Have you ever wondered why the tiny island of Great Britain was able to colonize vast swaths of the known world? Like any good history major I could give you many long and boring explanations for the existence of Britain’s nineteenth-century colonial empire. But Gail Carriger’s answer is much more fun: Britain rose to global power by giving citizenship and rights to werewolves and vampires, who naturally lent their powers to the Crown in return.
Carriger’s Parasol Protectorate series follows the adventures of Alexia Tarrabotti, a London spinster with a fondness for treacle tarts and weaponized parasols. Alexia is a “preternatural” — someone without a soul — whose touch can negate the supernatural abilities of both vampires and werewolves.
At the beginning of Soulless, Miss Tarrabotti is enduring an extremely dull party when one of the other guests makes an embarrassing social faux pas: he tries to bite her. Alexia deals admirably with this display of bad manners; unfortunately, the attack (and the inevitable vampire corpse) results in the summoning of her sometimes-nemesis Lord Maccon, head of the Bureau of Unnatural Registry and the leader of London’s werewolf pack.
Before long, both Alexia and Lord Maccon will be neck-deep (pun intended) in a mystery. Creating new vampires is difficult; it can only be done by vampire queens, and many promising candidates (all volunteers, in accordance with British law) do not survive the process. Newly-created vampires are therefore carefully protected by their hives and taught how and where to feed. But suddenly, hungry, confused newborn vampires are cropping up out of nowhere and attacking people at random. Who is creating them — and how?
Soulless is a fast and utterly charming read. Gail Carriger is a gifted writer; her prose is witty and the dialogue in the book sparkles. Soulless is full of little asides that poke gentle fun at the characters’ aristocratic Victorian worldview, like this gem:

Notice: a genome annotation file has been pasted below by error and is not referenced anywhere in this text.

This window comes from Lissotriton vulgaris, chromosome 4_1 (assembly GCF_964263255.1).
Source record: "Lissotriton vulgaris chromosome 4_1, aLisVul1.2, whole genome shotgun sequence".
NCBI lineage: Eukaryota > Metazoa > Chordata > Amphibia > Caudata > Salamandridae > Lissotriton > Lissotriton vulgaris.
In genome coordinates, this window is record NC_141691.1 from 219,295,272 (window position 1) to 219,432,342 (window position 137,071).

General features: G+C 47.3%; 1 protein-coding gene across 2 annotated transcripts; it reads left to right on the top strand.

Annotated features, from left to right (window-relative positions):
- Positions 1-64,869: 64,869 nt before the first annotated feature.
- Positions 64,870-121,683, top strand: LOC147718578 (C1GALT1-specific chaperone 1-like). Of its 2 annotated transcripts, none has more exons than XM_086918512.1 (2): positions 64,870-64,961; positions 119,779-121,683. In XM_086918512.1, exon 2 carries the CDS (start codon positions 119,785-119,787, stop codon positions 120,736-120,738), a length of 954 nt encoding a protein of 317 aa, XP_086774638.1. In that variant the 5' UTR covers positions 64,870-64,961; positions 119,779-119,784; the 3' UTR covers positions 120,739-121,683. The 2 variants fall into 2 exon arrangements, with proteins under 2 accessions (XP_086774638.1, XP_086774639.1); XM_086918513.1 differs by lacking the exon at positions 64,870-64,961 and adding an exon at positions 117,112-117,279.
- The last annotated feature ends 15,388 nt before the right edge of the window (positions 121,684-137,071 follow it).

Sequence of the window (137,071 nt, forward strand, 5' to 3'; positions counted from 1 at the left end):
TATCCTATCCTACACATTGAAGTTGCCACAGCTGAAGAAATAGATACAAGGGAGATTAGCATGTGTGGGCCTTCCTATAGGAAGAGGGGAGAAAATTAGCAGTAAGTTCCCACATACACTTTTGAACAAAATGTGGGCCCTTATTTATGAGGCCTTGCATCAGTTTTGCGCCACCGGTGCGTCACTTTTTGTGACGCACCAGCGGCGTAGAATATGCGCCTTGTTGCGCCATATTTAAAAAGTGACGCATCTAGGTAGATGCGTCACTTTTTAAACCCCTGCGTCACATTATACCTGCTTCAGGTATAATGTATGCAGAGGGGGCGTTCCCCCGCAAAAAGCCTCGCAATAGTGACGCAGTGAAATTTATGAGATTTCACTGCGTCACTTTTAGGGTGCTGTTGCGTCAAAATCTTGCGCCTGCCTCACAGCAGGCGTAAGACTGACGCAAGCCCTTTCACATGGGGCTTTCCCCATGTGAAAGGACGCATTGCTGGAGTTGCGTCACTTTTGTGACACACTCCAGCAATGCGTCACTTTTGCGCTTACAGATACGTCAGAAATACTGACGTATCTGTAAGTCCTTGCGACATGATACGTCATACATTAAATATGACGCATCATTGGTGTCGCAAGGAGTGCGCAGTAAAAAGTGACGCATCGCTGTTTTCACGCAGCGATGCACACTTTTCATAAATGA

Highland werewolves had a reputation for doing atrocious and highly unwarranted things, like wearing smoking jackets to the dinner table.
Alexia herself reminded me of an urban fantasy Amelia Peabody (one of my all-time favorite fictional characters). She’s been “on the shelf” for years and doesn’t have many expectations for her marriage prospects, but she’s buried herself in scientific literature and has managed to build herself an intellectually satisfying life within the strict social confines of her world. Speaking of Alexia’s scientific interests, one of my favorite parts of the book was how Carriger integrated nineteenth-century British science into her plot. This was, after all, the century of Darwin, and it makes perfect sense for Alexia to read scientific papers and follow the latest happenings at the Royal Society of London.
After I finished the book, however, I found myself wishing that it had more depth. Carriger’s worldbuilding feels a bit thin in comparison to my favorite urban fantasies; this is basically just nineteenth-century Britain with vampires and werewolves. I think I was also unconsciously comparing Soulless to Dreadnought, which has a much grittier take on nineteenth-century alternate history. In Soulless, the only hints we get of social or racial strife involve Alexia’s Italian last name and her unfashionably dark coloring.
I also found the relationship between Alexia and Lord Maccon predictable and a little dull. I liked both characters, but everything about their courtship felt like well-trod territory — especially after reading the Kate Daniels books, which develop a much more complicated relationship between an unusual woman and a supernatural leader. But to Carriger’s credit, Soulless doesn’t pretend that the reader will be surprised when romance develops and doesn’t try to create false will-they-or-won’t-they tension.
In the end, Soulless reminded me of Alexia’s beloved treacle tarts — tasty, but a bit one-dimensional.* There is a lot of room for Alexia’s world to grow, however, and Carriger’s smart, fast-paced writing is hard to resist. I will definitely be reading the second Parasol Protectorate book on my next airplane flight.
Rating: Library Loan
* I happen to love British desserts. Treacle tart isn’t one of my favorites, though — I’d much rather have some banoffee pie.